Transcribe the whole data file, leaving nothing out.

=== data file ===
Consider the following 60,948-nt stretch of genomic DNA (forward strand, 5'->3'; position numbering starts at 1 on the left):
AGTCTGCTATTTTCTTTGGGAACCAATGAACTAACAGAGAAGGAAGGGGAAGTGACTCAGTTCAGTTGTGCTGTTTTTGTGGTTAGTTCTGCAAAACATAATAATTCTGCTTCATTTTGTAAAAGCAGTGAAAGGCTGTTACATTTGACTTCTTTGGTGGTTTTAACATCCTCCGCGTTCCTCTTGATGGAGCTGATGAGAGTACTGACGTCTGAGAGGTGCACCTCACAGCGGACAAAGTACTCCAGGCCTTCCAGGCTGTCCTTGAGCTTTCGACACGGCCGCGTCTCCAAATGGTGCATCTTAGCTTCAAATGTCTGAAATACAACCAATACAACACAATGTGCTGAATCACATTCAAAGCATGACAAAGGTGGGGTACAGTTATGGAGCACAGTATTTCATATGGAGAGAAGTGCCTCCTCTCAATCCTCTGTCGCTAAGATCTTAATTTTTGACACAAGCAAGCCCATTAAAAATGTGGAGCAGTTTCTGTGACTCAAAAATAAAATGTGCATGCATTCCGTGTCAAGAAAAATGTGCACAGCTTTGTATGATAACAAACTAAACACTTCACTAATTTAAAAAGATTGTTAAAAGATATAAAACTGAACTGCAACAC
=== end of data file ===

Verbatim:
Consider the following 60,948-nt stretch of genomic DNA (forward strand, 5'->3'; position numbering starts at 1 on the left):
AGTCTGCTATTTTCTTTGGGAACCAATGAACTAACAGAGAAGGAAGGGGAAGTGACTCAGTTCAGTTGTGCTGTTTTTGTGGTTAGTTCTGCAAAACATAATAATTCTGCTTCATTTTGTAAAAGCAGTGAAAGGCTGTTACATTTGACTTCTTTGGTGGTTTTAACATCCTCCGCGTTCCTCTTGATGGAGCTGATGAGAGTACTGACGTCTGAGAGGTGCACCTCACAGCGGACAAAGTACTCCAGGCCTTCCAGGCTGTCCTTGAGCTTTCGACACGGCCGCGTCTCCAAATGGTGCATCTTAGCTTCAAATGTCTGAAATACAACCAATACAACACAATGTGCTGAATCACATTCAAAGCATGACAAAGGTGGGGTACAGTTATGGAGCACAGTATTTCATATGGAGAGAAGTGCCTCCTCTCAATCCTCTGTCGCTAAGATCTTAATTTTTGACACAAGCAAGCCCATTAAAAATGTGGAGCAGTTTCTGTGACTCAAAAATAAAATGTGCATGCATTCCGTGTCAAGAAAAATGTGCACAGCTTTGTATGATAACAAACTAAACACTTCACTAATTTAAAAAGATTGTTAAAAGATATAAAACTGAACTGCAACAC